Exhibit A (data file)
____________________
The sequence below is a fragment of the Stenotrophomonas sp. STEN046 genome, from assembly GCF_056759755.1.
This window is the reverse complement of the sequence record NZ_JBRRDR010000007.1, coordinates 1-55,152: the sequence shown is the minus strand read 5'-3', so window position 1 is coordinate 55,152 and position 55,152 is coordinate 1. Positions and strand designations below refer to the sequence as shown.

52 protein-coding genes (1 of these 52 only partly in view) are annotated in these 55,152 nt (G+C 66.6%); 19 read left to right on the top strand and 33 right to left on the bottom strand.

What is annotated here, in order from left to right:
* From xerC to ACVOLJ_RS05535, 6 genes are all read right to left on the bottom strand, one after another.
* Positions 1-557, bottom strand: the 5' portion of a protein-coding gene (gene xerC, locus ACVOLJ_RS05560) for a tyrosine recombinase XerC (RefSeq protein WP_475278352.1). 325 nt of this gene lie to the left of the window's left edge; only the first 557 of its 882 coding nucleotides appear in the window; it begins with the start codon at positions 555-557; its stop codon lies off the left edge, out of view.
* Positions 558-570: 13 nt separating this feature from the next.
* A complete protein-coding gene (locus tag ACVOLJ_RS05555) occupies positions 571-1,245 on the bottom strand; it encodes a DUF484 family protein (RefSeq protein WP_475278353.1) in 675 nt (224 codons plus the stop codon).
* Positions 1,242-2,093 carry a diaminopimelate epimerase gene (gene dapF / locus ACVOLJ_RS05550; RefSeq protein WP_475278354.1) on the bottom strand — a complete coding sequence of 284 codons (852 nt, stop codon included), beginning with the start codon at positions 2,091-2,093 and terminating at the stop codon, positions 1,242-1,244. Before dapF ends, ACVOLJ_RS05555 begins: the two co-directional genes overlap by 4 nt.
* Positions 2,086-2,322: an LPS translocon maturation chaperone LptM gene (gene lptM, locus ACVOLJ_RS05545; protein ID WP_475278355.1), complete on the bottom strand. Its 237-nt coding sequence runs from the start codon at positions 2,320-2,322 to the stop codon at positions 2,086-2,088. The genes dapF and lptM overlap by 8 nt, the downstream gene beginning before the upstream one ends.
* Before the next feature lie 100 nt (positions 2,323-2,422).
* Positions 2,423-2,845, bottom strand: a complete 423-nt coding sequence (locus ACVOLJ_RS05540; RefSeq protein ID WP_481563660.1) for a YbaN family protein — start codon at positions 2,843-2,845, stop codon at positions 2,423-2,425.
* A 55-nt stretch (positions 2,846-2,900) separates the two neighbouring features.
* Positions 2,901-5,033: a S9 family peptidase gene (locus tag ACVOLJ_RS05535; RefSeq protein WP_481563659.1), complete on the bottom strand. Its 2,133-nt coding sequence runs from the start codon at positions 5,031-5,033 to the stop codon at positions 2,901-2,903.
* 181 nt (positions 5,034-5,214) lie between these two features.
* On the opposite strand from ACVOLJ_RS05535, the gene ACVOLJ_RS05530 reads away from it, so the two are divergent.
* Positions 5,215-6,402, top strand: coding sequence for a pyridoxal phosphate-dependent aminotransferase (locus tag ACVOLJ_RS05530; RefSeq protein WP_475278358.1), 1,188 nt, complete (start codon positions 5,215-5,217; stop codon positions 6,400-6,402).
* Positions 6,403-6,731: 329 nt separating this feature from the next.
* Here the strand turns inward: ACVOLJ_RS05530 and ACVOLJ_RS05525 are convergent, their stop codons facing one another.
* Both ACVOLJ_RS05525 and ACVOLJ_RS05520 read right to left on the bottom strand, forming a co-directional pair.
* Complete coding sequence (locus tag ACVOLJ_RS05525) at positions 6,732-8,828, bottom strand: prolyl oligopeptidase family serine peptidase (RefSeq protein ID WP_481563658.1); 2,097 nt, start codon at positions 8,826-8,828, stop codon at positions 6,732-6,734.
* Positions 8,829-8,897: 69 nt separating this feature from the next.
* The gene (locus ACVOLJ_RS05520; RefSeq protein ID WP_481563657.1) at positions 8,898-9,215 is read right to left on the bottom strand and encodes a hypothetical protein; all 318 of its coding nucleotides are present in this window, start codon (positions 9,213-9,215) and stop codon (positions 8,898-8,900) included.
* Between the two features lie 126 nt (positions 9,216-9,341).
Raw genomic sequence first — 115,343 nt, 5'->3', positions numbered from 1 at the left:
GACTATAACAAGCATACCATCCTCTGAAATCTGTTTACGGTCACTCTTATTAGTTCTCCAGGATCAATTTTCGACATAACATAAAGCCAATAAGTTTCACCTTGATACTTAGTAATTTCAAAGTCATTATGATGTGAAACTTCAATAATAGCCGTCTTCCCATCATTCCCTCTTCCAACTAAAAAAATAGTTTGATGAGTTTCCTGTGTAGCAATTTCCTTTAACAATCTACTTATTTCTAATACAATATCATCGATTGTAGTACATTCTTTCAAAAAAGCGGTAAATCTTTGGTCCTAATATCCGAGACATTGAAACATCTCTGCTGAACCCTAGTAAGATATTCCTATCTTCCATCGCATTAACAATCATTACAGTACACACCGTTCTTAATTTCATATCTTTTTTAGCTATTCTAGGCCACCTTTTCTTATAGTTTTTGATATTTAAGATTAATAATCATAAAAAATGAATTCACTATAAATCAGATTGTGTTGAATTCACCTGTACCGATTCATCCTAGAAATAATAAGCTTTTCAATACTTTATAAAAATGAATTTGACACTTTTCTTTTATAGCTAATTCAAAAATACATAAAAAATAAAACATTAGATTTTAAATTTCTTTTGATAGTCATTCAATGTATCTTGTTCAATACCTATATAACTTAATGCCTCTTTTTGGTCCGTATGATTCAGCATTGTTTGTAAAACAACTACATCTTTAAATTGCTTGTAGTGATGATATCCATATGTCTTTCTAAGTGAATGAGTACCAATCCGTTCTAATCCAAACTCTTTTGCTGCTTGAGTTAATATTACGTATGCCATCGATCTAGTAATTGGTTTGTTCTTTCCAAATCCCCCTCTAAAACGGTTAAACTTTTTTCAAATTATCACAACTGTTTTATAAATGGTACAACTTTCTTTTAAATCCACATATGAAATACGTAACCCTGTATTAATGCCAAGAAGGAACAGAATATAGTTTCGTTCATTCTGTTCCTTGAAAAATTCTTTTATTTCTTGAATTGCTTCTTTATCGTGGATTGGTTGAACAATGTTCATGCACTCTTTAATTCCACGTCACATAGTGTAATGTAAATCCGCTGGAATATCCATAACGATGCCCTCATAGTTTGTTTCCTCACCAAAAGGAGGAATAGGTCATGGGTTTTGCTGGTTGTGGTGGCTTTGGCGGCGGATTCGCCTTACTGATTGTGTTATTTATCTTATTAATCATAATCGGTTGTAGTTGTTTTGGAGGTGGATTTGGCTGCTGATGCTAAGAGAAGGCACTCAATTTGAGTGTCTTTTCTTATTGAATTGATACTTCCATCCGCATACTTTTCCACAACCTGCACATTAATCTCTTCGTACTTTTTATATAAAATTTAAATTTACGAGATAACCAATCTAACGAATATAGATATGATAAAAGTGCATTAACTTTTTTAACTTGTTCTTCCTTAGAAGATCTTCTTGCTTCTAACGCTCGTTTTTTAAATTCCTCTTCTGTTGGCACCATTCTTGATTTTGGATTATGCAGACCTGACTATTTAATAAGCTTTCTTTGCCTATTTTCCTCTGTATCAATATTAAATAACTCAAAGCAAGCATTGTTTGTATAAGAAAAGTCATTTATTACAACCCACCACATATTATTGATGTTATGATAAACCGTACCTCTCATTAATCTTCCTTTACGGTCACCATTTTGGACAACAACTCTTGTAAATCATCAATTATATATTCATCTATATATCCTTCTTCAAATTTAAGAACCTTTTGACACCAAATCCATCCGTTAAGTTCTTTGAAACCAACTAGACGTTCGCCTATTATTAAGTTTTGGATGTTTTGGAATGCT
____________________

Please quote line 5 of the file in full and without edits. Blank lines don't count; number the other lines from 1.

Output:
* From xerC to ACVOLJ_RS05535, 6 genes are all read right to left on the bottom strand, one after another.